A typical discernment process has multiple parts, and they may happen in a linear way or you may come to different parts at different times. Typically, when you're entering discernment, because you are trying to make a decision whether as an individual or community, you start by really clarifying what is at the heart of the matter that I am bringing to God for discernment. Sometimes the the very first thing we think it is that we're seeking, there might be something deeper underneath that, that we're invited to explore. Clarifying our question that we're bringing to discernment is an important beginning place. Usually, the next step in any discernment process is called the prayer for spiritual freedom or holy indifference. And that's usually a time where we become more aware of all those voices that we talked about earlier. What are the agendas, the assumptions, the expectations that are shaping me? And even what are the cultural norms that are shaping me what what do I assume is true because of my socioeconomic status, because of my race, my gender. It's really about noticing all of this stuff that clouds our view of reality, and of what God may be truly inviting of us in a situation. So in a, in a practice, or prayer of spiritual freedom, we pray just to become more conscious, more awake, of all of those things that are crowding our lives and keeping us from listening more freely and openly to the call of God in our lives. Like for example, I may have a really strong attachment to a situation turning out in a certain way, but in my community, that attachment is actually getting in the way of open discernment, rather than rather than helping. So going through that time of prayer is a really important way to begin a process because if we aren't truly open to God, then we aren't really discerning. And yet we do that with a lot of grace and gentleness because we know that we are human, and rarely do I say God help me be free of all of these things that are distracting me, and then boom, we're free. So spiritual freedom is something that we pray for continually throughout the process. And we recognize that it's something that grows in us over time, rather than usually just happens all at once. So anyway, we clarify the heart of the matter, we move to spiritual freedom. And then there are lots of different practices that we can engage personally and communally, as we are entering discernment. So typically, we might enter into a process where we try to gather as much information as possible about the situation at hand. And a great resource that the church has for that is Steve Veazey, these six lenses for discovering God's will that come out of his address Ways of Discovering God's will. And you can find that on the church website. And there's also an accompanying listening guide. So that's a really great way of looking through all these different lenses, scripture, common consent, personal community experience, just to give us this more holistic sense of what it looks like to seek God's vision or will for us from multiple angles in our lives. Looking at our history and tradition, but also at continuing revelation and where God is revealing something new. And then typically, after that period of trying to gather as much information as we can, not just intellectual information, but also information from our bodies and our relationships and our emotions. And our memories, we move into a period of sifting and testing where you just sort of noticed, you know, what is it about this that really feels right and true? And what are things that I can let go of in this process? And then that will lead us into a period of seeking confirmation. And then if it feels like "Wow, I've really discerned and an action here" and next step for us to take, then we move into that action. And if not, then you might return to earlier parts in the process. So that's a very succinct description of what a typical discernment process might look like. But there are lots of resources that are available that outline that process in slightly different ways, and have specific practices for each part to move into that. Oh, this is so interesting.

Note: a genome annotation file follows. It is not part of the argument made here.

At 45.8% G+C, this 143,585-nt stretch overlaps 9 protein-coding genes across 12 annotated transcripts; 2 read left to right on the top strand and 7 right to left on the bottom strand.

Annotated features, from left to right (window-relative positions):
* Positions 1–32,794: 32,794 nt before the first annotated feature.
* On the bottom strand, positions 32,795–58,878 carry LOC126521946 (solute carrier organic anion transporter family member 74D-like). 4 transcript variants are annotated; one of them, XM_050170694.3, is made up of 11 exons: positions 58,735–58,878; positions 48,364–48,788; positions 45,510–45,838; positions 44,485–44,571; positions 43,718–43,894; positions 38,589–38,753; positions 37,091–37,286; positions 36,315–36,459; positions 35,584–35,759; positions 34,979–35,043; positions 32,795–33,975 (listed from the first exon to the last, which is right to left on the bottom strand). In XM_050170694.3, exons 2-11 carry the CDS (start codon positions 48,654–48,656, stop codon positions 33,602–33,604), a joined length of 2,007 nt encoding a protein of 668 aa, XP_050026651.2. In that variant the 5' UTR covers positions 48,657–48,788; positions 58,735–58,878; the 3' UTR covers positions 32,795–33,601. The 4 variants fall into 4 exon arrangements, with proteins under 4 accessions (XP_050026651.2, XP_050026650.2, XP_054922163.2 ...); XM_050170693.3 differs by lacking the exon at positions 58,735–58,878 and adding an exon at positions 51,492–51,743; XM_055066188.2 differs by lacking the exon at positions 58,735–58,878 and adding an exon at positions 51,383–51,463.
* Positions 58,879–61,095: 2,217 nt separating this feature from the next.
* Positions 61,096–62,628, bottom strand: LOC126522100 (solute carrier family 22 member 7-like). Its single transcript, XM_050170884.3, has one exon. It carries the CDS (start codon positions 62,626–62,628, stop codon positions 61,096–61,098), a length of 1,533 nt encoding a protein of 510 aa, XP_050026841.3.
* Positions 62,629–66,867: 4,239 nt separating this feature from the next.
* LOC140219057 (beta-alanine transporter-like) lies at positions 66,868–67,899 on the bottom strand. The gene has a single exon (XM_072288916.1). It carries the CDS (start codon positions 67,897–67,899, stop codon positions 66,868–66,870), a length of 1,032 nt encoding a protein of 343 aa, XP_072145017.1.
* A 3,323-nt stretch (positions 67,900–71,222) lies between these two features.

Carla Long  14:11